Coronavirus: 64 high-income economies join international vaccine alliance

Covax aims to develop two billion Covid-19 vaccine doses by end of 2021

Pharmaceutical companies around the world are racing to produce a vaccine for the Sars-CoV-2 virus. AFP
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Sixty-four high-income countries have joined the Covax Facility, a global initiative that brings together governments and makers to ensure Covid-19 vaccines reach those in greatest need.

The figure includes all 27 EU member states, Norway and Iceland, on whose behalf the European Commission will procure doses, and 35 other countries.

They will be joined by 92 low and middle-income economies eligible for support for the procurement of vaccines through Gavi Covax Advance Market Commitment financing instrument.

This means 156 economies, comprising about 64 per cent of the global population, are either committed to or eligible for the Covax plan, with more expected to follow.

Kuwait and Oman are among the Middle East countries to have joined.

Covax will now start signing formal agreements with vaccine makers and developers to secure the two billion doses needed to end the acute phase of the pandemic by the end of 2021.

This is in addition to continued efforts to raise funding for the research, development and procurement of vaccines for lower-income countries through the Gavi Covax commitment.

“Covax is now in business," said Dr Seth Berkley, chief executive of Gavi, the Vaccine Alliance.

"Governments from every continent have chosen to work together, not only to secure vaccines for their own populations but also to help ensure that vaccines are available to the most vulnerable everywhere.

“With the commitments we’re announcing today for the Covax Facility, as well as the historic partnership we are forging with industry, we now stand a far better chance of ending the acute phase of this pandemic once safe, effective vaccines become available.”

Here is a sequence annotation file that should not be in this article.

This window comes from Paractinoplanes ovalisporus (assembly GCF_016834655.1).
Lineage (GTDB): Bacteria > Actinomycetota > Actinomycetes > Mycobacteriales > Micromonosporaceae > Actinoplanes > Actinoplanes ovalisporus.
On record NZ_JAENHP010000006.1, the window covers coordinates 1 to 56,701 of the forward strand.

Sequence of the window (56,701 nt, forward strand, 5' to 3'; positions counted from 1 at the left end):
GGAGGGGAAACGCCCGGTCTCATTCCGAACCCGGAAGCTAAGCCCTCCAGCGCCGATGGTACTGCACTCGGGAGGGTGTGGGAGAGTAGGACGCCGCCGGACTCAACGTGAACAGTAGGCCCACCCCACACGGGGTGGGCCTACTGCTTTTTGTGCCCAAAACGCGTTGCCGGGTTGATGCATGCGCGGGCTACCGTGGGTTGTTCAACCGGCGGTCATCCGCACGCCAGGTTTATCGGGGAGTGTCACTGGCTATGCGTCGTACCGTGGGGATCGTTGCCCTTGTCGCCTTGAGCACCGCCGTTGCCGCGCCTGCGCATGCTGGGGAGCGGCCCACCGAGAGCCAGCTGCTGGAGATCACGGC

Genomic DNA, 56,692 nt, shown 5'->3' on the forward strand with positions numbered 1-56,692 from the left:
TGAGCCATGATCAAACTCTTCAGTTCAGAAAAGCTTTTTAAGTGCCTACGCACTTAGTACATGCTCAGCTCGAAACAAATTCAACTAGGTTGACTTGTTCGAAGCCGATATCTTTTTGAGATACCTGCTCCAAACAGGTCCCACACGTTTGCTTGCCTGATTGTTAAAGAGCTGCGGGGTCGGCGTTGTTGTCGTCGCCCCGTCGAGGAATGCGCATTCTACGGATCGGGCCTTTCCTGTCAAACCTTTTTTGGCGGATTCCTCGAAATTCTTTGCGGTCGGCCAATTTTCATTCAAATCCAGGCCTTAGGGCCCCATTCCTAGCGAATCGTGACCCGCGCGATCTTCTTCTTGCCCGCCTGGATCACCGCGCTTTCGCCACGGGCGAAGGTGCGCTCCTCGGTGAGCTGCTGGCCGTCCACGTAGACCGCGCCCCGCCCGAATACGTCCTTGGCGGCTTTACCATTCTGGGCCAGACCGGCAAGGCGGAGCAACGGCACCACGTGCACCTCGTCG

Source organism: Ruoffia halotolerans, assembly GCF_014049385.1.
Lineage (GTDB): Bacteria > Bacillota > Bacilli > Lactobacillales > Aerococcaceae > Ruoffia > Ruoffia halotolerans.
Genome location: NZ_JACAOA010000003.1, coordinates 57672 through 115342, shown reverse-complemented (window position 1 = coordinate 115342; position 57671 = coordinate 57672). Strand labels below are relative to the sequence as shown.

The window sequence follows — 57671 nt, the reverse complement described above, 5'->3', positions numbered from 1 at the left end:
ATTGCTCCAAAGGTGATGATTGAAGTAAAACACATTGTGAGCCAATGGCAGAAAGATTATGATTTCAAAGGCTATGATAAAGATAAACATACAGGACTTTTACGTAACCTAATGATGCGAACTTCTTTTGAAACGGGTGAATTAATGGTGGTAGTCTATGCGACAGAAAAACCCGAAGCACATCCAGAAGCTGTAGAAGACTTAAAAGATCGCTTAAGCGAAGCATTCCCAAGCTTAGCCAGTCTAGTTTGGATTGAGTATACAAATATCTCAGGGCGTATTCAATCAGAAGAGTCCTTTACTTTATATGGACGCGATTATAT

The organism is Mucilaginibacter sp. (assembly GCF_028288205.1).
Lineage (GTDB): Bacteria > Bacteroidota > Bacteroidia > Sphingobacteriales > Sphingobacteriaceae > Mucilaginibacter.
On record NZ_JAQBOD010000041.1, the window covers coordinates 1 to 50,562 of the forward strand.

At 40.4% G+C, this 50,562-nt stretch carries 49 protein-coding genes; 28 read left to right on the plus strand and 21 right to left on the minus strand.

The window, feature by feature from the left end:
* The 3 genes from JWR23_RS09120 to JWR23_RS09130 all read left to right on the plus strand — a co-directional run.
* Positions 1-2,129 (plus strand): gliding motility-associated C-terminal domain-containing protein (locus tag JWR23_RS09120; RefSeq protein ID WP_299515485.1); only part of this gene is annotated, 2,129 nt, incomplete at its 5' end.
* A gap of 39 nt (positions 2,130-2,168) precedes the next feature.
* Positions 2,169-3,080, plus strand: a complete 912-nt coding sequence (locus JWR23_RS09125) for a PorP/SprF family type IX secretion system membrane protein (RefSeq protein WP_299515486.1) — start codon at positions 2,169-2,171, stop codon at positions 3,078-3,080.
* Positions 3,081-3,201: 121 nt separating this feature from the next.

The Covax Facility is part of Covax, the vaccines part of the Access to Covid-19 Tools Accelerator, which is co-led by the Coalition for Epidemic Preparedness Innovations, Gavi, the Vaccine Alliance, and the World Health Organisation.

They are working in partnership with global vaccine makers, Unicef, the World Bank, civil organisations and others.

The distribution of vaccines will be guided by an allocation framework released today by WHO and will follow the "principle of fair and equitable access".

The WHO Strategic Advisory Group of Experts on Immunisation will guide policy on how to prioritise who receives the vaccination.

“Covid-19 is an unprecedented global crisis that demands an unprecedented global response,” said the WHO Director General, Dr Tedros Adhanom Ghebreyesus.

“Vaccine nationalism will only perpetuate the disease and prolong the global recovery.

"Working together through the Covax Facility is not charity. It’s in every country’s own best interests to control the pandemic and accelerate the global economic recovery.”

The Coalition for Epidemic Preparedness Innovations is leading Covax vaccine research and development work, which aims to develop at least three safe and effective vaccines, available to economies taking part in Covax.

It  will also maintain a buffer of doses for emergency and humanitarian use. The organisation is supporting nine vaccines, eight of which are in clinical trials.

Governments, vaccine makers and other organisations and people have committed $1.4 billion (Dh5.1bn) towards vaccine research and development so far.

But Gavi said another $700 million to $800m was urgently needed to continue to move the portfolio forward, in addition to $300m to fund the WHO’s Solidarity trial.

“Joining the Covax Facility was not a difficult decision,” said Sheikh Dr Basel Al Sabah, Kuwaiti Minister of Health.

"Not only will this give Kuwaiti citizens access to Covid-19 vaccines as they become available, it will also mean our friends and partners outside our borders also get access.

“We need a global solution to this global pandemic. We believe Covax is that solution.”

Dr Ahmed Al Saidi, Minister of Health of Oman, described it as a hugely important initiative that could offer a path out of the acute phase of the pandemic and a return to normality.

“I would urge every country that has not yet done so to sign up, for all our sakes," Dr Al Saidi said.

"It is far better for us to work together than apart.”